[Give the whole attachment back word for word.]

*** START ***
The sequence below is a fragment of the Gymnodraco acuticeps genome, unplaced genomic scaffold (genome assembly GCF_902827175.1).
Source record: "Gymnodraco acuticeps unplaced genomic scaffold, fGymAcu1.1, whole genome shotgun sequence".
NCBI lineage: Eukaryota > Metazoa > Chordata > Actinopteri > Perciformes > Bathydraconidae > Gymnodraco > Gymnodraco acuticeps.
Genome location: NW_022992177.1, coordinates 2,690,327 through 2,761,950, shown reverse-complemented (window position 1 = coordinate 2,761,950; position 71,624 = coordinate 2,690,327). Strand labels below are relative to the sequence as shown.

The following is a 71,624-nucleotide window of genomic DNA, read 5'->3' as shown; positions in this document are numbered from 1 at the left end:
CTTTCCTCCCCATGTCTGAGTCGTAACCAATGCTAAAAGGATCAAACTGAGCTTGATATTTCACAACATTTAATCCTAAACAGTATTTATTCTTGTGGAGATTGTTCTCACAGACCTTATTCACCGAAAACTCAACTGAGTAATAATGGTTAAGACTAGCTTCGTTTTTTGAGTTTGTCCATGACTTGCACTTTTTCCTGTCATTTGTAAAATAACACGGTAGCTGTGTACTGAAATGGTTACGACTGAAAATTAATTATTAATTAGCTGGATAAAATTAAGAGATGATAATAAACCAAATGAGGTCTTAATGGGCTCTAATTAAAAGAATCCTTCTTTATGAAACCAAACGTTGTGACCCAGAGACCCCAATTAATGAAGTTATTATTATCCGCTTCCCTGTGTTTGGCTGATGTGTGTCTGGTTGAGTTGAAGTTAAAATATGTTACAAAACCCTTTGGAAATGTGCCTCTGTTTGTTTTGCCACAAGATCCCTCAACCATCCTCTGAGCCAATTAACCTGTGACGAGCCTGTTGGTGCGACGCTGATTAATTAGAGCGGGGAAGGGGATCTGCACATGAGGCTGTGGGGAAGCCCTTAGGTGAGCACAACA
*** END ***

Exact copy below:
The sequence below is a fragment of the Gymnodraco acuticeps genome, unplaced genomic scaffold (genome assembly GCF_902827175.1).
Source record: "Gymnodraco acuticeps unplaced genomic scaffold, fGymAcu1.1, whole genome shotgun sequence".
NCBI lineage: Eukaryota > Metazoa > Chordata > Actinopteri > Perciformes > Bathydraconidae > Gymnodraco > Gymnodraco acuticeps.
Genome location: NW_022992177.1, coordinates 2,690,327 through 2,761,950, shown reverse-complemented (window position 1 = coordinate 2,761,950; position 71,624 = coordinate 2,690,327). Strand labels below are relative to the sequence as shown.

The following is a 71,624-nucleotide window of genomic DNA, read 5'->3' as shown; positions in this document are numbered from 1 at the left end:
CTTTCCTCCCCATGTCTGAGTCGTAACCAATGCTAAAAGGATCAAACTGAGCTTGATATTTCACAACATTTAATCCTAAACAGTATTTATTCTTGTGGAGATTGTTCTCACAGACCTTATTCACCGAAAACTCAACTGAGTAATAATGGTTAAGACTAGCTTCGTTTTTTGAGTTTGTCCATGACTTGCACTTTTTCCTGTCATTTGTAAAATAACACGGTAGCTGTGTACTGAAATGGTTACGACTGAAAATTAATTATTAATTAGCTGGATAAAATTAAGAGATGATAATAAACCAAATGAGGTCTTAATGGGCTCTAATTAAAAGAATCCTTCTTTATGAAACCAAACGTTGTGACCCAGAGACCCCAATTAATGAAGTTATTATTATCCGCTTCCCTGTGTTTGGCTGATGTGTGTCTGGTTGAGTTGAAGTTAAAATATGTTACAAAACCCTTTGGAAATGTGCCTCTGTTTGTTTTGCCACAAGATCCCTCAACCATCCTCTGAGCCAATTAACCTGTGACGAGCCTGTTGGTGCGACGCTGATTAATTAGAGCGGGGAAGGGGATCTGCACATGAGGCTGTGGGGAAGCCCTTAGGTGAGCACAACA